And that leads into the next point. If an IPA-heavy brewery continues to fire out pale and hoppy – which there is nothing wrong with, of course – then it’s easy enough to simply carry on picking them up. So when you order a dozen or two-dozen from the same producer, chances are there will be a range of styles that eventually come up the driveway with a wheezing courier. Here’s your best shot to see the overall level of expertise at this brewery. Can they do big and dark as well as light and hoppy, or are they hiding behind the dry-hop? How does the house yeast carry through? Is there balance across all styles?

Find a favourite

As I said above, getting a selection of beers from one brewery at once (even if you don’t drink them all in one sitting) leads to an ideal chance to discover new things. And carrying that example from the above paragraph onwards, if the producer does actually turn their hand to imperial stouts as well as IPA’s, then you’ve instantly found a new favourite that you might otherwise have never discovered. So next time you are in that bottle shop, maybe you’ll be able to pick something out a little different to give you a bit of all-important variety!

Order direct

Finally, you can go direct to source with a mixed case – order from the official website and the beers will be fresher, they will be posted to your home (although you have to then be there) and there’s literally nothing that can go wrong! Well, until the courier leaves your mixed Thornbridge case on the doorstep without knocking and the rain soaks through the cardboard so the entire thing nearly comes apart halfway up the stairs. There’s literally nothing that can go wrong!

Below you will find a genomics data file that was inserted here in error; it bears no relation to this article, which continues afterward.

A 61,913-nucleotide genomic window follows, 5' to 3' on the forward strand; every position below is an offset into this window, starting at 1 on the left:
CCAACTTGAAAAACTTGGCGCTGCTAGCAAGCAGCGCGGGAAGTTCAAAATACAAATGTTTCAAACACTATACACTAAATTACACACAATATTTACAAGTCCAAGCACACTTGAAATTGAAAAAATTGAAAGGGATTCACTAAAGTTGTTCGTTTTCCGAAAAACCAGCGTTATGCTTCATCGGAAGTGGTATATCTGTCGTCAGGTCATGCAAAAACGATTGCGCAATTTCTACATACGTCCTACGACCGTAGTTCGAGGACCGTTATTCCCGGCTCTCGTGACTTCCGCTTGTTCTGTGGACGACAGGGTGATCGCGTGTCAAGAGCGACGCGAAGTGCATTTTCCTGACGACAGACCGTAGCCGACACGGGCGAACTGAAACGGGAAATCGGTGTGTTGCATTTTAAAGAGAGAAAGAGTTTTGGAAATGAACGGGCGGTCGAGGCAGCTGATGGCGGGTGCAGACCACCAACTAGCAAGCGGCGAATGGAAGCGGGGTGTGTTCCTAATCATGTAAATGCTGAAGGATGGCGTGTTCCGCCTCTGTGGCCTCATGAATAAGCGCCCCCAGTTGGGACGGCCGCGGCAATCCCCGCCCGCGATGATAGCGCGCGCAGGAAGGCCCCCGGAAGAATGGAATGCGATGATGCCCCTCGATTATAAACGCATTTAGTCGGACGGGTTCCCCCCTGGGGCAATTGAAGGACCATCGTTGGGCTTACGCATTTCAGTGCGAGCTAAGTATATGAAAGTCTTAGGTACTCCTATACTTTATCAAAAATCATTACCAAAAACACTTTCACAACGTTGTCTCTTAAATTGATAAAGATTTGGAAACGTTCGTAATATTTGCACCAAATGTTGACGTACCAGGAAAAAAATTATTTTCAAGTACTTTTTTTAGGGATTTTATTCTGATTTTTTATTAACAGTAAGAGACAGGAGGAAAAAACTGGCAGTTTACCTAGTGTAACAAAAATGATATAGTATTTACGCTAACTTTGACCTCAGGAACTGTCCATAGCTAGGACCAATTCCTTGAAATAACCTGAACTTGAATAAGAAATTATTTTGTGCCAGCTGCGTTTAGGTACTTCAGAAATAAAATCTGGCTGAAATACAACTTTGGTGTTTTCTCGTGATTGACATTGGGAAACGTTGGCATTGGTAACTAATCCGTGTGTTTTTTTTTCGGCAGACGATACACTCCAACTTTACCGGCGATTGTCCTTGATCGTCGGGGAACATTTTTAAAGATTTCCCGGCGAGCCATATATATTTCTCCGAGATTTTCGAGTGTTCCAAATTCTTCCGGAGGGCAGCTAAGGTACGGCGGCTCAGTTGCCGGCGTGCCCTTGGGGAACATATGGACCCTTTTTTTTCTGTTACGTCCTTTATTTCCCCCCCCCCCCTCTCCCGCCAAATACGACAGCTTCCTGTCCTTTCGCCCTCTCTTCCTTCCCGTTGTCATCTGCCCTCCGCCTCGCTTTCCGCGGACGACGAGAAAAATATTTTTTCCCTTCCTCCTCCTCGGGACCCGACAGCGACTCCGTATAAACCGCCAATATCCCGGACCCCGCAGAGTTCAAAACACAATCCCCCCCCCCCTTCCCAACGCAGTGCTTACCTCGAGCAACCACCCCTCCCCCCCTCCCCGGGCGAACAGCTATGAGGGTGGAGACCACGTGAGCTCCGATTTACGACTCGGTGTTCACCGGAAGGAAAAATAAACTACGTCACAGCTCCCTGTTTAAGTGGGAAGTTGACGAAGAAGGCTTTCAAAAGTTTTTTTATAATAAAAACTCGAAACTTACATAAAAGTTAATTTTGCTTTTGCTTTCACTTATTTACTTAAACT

So that’s it – I think from now on I’ll just be buying my beer in this way, with no exceptions. Well, apart from all that US beer as the shipping costs would be huge. And there are some great Belgian beers in Edinburgh bottle shops at the moment. Plus the Anchor Seasonal will be out very soon. And it would be rude not to pop in when I’m going past, I guess…

In praise of…The Bridge Tavern, Newcastle


Almost exactly two years ago, I experienced, pretty much for the first time, the sheer majesty of a drinking night out in Newcastle (despite it being only an hour and a half from Edinburgh). I wrote at the time “I’ve never been anywhere on Earth with a higher concentration of pubs, bars and clubs. It seemed like the whole of England was there, tottering about in their best shoes, or shirts, or both. Drink is the currency in Newcastle. Drink.” I doubt if the ‘high-heels and coat-free hedonism’ has abated much over the last couple of years, but something there is different – the party city now has its very own brewpub.